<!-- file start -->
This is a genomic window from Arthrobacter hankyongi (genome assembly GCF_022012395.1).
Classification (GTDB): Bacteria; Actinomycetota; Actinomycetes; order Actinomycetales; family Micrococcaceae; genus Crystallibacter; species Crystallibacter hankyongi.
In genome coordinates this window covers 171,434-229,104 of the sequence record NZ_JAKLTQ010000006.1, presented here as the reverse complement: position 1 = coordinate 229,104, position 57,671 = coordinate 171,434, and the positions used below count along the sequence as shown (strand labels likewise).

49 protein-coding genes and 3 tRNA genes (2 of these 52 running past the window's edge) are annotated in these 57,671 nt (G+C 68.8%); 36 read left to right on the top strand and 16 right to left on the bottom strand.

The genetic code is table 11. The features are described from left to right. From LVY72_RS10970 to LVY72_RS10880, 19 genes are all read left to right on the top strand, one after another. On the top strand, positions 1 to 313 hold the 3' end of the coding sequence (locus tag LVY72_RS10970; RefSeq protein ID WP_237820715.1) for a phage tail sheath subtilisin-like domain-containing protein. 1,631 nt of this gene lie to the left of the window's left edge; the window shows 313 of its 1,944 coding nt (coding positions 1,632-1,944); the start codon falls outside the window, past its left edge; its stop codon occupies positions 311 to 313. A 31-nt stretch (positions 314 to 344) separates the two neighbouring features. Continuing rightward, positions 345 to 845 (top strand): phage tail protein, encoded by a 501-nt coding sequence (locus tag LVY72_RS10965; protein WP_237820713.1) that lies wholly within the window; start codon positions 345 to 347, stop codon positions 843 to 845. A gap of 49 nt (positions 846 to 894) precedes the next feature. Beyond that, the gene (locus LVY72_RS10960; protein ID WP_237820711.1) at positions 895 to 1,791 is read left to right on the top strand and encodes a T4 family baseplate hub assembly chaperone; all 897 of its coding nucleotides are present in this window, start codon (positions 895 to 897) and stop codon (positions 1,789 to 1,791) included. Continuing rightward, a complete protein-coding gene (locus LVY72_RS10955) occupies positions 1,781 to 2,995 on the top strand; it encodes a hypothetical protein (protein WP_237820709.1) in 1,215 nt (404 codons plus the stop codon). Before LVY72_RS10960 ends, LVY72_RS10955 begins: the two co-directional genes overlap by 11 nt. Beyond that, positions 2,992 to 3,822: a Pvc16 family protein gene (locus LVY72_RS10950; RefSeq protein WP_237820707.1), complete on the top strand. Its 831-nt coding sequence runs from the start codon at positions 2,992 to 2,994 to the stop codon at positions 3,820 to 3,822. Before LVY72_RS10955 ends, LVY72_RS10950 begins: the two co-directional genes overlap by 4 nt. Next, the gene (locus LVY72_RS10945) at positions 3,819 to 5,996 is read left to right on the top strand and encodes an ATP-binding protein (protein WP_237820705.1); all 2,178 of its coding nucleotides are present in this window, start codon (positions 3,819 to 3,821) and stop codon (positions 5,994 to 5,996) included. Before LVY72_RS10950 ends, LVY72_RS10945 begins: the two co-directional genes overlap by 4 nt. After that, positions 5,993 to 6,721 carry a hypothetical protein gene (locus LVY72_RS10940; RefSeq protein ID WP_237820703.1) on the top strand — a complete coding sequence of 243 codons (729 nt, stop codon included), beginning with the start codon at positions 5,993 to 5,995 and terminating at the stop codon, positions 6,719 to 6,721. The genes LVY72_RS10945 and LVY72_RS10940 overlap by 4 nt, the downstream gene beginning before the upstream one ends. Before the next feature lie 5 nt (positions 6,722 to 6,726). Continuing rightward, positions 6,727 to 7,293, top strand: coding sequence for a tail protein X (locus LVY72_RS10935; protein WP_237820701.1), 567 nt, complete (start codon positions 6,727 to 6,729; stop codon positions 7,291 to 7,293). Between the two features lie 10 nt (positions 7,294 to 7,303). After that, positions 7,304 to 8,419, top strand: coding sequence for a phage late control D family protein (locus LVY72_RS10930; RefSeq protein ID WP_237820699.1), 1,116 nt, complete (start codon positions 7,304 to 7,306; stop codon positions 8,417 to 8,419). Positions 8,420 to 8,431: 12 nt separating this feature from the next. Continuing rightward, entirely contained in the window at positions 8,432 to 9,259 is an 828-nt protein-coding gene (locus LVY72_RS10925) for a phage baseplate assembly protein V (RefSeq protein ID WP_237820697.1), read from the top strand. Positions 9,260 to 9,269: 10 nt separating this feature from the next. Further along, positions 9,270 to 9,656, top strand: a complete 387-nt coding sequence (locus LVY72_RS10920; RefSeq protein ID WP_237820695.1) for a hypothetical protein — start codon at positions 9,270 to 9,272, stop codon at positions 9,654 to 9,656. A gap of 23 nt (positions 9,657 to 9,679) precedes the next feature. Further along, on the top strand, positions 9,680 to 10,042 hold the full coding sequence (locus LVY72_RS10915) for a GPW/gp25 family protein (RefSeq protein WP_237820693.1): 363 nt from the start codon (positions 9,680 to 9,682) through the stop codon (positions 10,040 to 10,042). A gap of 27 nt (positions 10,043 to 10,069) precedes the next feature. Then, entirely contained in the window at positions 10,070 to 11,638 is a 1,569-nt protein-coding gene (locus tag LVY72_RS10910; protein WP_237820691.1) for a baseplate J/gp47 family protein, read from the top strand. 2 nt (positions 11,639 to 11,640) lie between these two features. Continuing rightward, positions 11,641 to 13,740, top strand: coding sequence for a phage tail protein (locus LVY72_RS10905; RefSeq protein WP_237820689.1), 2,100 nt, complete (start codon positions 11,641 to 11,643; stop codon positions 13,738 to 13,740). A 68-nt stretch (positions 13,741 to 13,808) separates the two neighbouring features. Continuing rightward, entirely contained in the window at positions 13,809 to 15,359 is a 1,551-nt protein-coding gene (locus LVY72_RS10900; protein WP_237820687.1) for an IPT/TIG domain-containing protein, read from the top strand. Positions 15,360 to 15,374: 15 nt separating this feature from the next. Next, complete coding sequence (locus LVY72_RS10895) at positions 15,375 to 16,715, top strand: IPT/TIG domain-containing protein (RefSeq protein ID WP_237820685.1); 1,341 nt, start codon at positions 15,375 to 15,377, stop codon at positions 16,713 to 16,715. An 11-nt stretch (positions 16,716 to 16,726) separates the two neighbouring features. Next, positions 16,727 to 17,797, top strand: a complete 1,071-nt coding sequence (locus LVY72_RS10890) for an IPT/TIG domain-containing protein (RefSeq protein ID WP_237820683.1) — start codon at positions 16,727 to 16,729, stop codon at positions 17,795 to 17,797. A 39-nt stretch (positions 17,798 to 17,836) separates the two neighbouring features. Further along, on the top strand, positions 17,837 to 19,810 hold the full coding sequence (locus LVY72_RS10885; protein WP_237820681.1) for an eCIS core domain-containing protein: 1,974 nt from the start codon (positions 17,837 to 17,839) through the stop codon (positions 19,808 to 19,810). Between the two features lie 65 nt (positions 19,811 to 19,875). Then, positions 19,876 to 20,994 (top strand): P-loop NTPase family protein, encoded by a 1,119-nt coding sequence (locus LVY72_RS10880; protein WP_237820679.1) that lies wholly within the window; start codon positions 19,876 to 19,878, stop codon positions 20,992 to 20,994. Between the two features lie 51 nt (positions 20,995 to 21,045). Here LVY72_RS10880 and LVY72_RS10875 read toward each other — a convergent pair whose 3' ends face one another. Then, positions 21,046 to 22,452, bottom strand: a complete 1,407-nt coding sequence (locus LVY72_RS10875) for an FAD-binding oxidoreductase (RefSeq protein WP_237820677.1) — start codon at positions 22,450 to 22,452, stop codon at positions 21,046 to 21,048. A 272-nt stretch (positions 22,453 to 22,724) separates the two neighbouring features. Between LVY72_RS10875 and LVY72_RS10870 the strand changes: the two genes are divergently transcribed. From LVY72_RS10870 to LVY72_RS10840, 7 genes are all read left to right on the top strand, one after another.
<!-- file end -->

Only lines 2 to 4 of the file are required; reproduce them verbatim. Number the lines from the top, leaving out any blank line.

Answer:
Classification (GTDB): Bacteria; Actinomycetota; Actinomycetes; order Actinomycetales; family Micrococcaceae; genus Crystallibacter; species Crystallibacter hankyongi.
In genome coordinates this window covers 171,434-229,104 of the sequence record NZ_JAKLTQ010000006.1, presented here as the reverse complement: position 1 = coordinate 229,104, position 57,671 = coordinate 171,434, and the positions used below count along the sequence as shown (strand labels likewise).

49 protein-coding genes and 3 tRNA genes (2 of these 52 running past the window's edge) are annotated in these 57,671 nt (G+C 68.8%); 36 read left to right on the top strand and 16 right to left on the bottom strand.